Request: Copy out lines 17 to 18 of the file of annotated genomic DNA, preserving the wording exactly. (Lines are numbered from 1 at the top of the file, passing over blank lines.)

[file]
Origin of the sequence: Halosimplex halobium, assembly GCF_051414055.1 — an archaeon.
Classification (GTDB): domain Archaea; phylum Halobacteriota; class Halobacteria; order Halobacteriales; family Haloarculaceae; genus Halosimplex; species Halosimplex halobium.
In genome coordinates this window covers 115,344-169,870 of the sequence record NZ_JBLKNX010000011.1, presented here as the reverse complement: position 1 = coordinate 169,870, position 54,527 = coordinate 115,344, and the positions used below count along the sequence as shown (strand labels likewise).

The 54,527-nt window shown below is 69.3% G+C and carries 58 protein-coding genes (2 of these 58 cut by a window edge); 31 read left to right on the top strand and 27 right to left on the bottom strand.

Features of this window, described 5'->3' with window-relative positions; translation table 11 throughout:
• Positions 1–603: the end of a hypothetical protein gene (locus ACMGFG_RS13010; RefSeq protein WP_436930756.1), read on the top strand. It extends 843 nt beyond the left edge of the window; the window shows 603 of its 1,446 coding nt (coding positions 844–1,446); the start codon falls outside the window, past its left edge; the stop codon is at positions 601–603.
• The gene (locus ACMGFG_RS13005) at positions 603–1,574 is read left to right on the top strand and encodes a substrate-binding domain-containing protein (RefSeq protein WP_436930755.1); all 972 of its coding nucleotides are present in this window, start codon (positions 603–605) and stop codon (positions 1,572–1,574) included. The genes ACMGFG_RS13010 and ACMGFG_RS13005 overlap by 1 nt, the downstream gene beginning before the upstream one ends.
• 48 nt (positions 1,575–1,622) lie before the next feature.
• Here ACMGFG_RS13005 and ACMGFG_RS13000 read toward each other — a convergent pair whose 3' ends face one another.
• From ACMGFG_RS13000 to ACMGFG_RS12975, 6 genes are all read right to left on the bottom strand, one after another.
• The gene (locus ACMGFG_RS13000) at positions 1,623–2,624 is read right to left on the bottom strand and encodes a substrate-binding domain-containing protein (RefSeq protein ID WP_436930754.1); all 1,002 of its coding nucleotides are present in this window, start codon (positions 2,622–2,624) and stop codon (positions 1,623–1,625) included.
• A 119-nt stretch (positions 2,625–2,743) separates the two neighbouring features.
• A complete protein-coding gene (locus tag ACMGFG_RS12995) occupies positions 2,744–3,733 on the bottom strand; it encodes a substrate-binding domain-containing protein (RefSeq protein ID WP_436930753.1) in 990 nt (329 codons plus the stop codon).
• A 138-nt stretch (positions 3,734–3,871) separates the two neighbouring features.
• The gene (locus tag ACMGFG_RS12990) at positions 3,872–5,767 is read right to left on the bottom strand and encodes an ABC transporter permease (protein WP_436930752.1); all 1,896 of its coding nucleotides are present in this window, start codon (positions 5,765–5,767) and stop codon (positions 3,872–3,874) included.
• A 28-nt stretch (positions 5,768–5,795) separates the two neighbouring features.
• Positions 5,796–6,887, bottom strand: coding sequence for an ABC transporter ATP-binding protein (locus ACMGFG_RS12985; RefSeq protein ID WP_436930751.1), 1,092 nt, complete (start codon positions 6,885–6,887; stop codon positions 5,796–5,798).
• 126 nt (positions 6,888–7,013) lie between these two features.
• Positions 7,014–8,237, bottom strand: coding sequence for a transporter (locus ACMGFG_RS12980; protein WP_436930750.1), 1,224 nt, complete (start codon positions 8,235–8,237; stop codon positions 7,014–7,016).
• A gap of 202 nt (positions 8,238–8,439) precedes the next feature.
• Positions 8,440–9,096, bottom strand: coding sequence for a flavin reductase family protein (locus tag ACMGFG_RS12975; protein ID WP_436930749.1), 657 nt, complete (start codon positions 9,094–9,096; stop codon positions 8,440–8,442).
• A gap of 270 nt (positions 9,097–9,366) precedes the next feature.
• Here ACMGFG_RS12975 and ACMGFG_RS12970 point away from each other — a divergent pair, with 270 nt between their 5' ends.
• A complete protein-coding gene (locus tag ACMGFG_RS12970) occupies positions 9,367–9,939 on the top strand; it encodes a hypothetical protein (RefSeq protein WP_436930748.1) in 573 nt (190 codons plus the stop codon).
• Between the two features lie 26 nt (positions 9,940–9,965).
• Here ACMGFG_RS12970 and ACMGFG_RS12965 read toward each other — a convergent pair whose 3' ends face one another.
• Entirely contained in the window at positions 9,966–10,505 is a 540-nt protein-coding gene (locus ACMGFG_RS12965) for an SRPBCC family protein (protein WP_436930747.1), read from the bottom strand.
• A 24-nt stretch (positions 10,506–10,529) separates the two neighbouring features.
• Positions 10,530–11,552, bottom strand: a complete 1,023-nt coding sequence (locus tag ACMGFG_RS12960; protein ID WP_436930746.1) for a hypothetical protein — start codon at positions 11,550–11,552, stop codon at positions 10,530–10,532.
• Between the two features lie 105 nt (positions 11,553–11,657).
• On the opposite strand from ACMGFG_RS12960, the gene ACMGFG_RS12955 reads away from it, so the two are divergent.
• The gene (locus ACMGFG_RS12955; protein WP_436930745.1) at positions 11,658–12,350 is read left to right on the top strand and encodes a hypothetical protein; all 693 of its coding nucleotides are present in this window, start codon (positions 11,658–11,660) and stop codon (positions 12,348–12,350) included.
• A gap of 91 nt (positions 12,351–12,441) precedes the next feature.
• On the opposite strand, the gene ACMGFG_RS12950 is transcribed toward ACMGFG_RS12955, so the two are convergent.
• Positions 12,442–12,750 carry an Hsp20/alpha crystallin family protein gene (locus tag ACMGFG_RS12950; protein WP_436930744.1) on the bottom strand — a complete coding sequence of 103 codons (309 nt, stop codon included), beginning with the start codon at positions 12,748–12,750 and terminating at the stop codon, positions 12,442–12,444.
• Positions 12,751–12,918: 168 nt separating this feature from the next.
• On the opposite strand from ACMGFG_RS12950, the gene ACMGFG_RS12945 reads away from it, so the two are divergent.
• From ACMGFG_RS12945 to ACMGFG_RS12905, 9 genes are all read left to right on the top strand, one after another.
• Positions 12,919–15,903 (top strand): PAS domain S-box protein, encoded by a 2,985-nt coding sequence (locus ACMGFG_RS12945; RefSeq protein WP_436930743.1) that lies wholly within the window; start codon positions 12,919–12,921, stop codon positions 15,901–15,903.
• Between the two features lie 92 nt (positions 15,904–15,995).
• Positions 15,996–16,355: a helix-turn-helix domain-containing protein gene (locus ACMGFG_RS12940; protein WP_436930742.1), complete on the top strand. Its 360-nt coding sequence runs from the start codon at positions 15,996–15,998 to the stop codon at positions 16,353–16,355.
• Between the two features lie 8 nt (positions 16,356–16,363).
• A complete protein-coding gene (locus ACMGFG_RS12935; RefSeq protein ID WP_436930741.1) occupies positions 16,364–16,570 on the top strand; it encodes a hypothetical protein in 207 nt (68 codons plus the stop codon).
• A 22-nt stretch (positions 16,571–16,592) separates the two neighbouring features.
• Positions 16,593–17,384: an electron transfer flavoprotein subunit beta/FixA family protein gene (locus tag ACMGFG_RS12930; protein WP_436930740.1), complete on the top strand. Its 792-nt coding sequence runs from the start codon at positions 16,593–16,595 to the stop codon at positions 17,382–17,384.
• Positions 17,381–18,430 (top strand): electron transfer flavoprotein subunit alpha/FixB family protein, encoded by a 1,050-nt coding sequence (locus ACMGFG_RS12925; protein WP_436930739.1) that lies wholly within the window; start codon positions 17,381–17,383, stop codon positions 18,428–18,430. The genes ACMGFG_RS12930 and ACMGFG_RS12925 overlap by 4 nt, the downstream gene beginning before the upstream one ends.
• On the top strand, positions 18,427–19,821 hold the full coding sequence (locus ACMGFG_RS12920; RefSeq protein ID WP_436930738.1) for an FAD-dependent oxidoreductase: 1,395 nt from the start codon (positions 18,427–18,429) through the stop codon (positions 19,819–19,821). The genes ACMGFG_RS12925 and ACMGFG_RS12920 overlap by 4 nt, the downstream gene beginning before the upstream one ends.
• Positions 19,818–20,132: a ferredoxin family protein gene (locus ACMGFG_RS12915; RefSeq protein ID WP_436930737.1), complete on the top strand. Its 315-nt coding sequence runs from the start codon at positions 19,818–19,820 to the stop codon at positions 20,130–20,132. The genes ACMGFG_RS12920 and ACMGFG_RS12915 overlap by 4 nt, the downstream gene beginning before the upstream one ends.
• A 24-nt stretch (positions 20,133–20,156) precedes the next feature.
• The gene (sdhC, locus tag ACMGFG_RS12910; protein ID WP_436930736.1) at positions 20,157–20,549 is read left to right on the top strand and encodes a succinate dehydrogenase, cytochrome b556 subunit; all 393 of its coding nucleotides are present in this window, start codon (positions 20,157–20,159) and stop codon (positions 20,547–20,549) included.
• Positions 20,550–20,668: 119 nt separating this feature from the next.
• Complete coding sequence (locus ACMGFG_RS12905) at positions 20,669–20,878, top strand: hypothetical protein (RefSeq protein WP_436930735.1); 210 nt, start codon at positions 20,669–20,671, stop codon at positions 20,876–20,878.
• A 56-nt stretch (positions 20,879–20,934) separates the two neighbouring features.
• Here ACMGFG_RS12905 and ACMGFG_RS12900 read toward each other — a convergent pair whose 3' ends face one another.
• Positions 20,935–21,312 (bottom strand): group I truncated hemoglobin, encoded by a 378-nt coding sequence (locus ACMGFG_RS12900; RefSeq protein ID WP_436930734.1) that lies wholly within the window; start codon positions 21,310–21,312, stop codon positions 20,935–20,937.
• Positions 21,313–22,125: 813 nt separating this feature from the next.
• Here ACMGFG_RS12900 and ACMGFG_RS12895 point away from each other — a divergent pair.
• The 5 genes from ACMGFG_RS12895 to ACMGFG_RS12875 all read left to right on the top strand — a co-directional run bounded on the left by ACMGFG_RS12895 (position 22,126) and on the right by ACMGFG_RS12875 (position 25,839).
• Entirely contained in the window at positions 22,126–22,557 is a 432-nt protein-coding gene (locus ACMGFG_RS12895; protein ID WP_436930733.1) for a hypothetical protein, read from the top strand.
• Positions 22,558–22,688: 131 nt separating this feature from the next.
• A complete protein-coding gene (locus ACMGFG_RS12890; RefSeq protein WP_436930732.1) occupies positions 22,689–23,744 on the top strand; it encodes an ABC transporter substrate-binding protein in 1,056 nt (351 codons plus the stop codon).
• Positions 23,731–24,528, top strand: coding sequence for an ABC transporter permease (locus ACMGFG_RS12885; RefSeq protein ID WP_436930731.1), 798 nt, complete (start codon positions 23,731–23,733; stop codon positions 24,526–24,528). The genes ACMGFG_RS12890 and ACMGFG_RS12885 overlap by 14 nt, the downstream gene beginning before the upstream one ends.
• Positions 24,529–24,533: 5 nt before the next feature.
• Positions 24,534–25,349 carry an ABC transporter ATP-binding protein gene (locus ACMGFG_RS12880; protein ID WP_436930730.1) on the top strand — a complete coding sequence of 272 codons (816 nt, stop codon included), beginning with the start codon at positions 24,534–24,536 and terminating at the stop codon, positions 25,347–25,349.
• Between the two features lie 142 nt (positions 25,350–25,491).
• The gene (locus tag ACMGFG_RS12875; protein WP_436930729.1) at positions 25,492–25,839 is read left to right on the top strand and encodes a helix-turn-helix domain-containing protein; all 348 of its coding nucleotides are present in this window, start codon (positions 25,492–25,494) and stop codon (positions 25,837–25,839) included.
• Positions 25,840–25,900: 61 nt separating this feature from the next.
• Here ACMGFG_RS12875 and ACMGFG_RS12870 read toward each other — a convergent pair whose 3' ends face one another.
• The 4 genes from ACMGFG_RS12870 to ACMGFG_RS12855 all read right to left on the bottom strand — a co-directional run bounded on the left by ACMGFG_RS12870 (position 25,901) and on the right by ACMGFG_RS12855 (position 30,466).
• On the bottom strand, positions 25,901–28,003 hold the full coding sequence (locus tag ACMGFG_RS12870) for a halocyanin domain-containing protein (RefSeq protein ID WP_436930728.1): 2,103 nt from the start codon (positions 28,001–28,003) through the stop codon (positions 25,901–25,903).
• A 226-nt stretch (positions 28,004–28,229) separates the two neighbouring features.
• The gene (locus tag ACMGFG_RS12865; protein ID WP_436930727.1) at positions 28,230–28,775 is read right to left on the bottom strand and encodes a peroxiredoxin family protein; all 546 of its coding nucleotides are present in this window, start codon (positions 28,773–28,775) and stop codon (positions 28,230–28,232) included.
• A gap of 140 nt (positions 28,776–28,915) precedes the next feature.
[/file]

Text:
• Positions 5,796–6,887, bottom strand: coding sequence for an ABC transporter ATP-binding protein (locus ACMGFG_RS12985; RefSeq protein ID WP_436930751.1), 1,092 nt, complete (start codon positions 6,885–6,887; stop codon positions 5,796–5,798).
• 126 nt (positions 6,888–7,013) lie between these two features.